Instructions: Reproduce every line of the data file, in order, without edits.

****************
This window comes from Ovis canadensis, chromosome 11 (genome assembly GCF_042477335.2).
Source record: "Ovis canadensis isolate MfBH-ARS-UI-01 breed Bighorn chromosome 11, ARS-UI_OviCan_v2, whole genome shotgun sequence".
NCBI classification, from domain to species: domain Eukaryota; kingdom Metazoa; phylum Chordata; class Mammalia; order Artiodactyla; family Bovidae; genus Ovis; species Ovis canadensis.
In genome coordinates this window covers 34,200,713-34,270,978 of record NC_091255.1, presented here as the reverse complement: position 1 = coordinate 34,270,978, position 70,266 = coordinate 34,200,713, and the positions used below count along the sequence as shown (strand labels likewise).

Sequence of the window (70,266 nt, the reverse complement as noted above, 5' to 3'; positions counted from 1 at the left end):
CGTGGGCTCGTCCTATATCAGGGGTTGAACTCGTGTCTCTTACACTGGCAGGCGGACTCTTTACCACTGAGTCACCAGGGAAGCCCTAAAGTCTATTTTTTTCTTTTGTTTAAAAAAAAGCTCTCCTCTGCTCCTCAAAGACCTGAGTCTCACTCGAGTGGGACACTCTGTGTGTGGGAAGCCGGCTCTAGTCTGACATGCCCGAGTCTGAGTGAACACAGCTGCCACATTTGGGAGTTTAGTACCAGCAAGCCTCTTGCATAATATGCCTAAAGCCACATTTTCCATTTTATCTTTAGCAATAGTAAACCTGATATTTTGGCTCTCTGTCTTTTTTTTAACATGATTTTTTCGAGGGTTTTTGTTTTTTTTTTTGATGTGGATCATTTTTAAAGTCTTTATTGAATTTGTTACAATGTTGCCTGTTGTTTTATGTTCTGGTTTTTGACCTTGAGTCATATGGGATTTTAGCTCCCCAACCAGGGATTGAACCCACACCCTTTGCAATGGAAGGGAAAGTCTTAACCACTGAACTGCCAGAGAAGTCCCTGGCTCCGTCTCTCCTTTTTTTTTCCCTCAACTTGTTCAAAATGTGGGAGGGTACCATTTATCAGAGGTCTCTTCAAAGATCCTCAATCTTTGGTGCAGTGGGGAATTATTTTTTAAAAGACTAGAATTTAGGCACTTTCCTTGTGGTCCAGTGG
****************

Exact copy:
This window comes from Ovis canadensis, chromosome 11 (genome assembly GCF_042477335.2).
Source record: "Ovis canadensis isolate MfBH-ARS-UI-01 breed Bighorn chromosome 11, ARS-UI_OviCan_v2, whole genome shotgun sequence".
NCBI classification, from domain to species: domain Eukaryota; kingdom Metazoa; phylum Chordata; class Mammalia; order Artiodactyla; family Bovidae; genus Ovis; species Ovis canadensis.
In genome coordinates this window covers 34,200,713-34,270,978 of record NC_091255.1, presented here as the reverse complement: position 1 = coordinate 34,270,978, position 70,266 = coordinate 34,200,713, and the positions used below count along the sequence as shown (strand labels likewise).

Sequence of the window (70,266 nt, the reverse complement as noted above, 5' to 3'; positions counted from 1 at the left end):
CGTGGGCTCGTCCTATATCAGGGGTTGAACTCGTGTCTCTTACACTGGCAGGCGGACTCTTTACCACTGAGTCACCAGGGAAGCCCTAAAGTCTATTTTTTTCTTTTGTTTAAAAAAAAGCTCTCCTCTGCTCCTCAAAGACCTGAGTCTCACTCGAGTGGGACACTCTGTGTGTGGGAAGCCGGCTCTAGTCTGACATGCCCGAGTCTGAGTGAACACAGCTGCCACATTTGGGAGTTTAGTACCAGCAAGCCTCTTGCATAATATGCCTAAAGCCACATTTTCCATTTTATCTTTAGCAATAGTAAACCTGATATTTTGGCTCTCTGTCTTTTTTTTAACATGATTTTTTCGAGGGTTTTTGTTTTTTTTTTTGATGTGGATCATTTTTAAAGTCTTTATTGAATTTGTTACAATGTTGCCTGTTGTTTTATGTTCTGGTTTTTGACCTTGAGTCATATGGGATTTTAGCTCCCCAACCAGGGATTGAACCCACACCCTTTGCAATGGAAGGGAAAGTCTTAACCACTGAACTGCCAGAGAAGTCCCTGGCTCCGTCTCTCCTTTTTTTTTCCCTCAACTTGTTCAAAATGTGGGAGGGTACCATTTATCAGAGGTCTCTTCAAAGATCCTCAATCTTTGGTGCAGTGGGGAATTATTTTTTAAAAGACTAGAATTTAGGCACTTTCCTTGTGGTCCAGTGG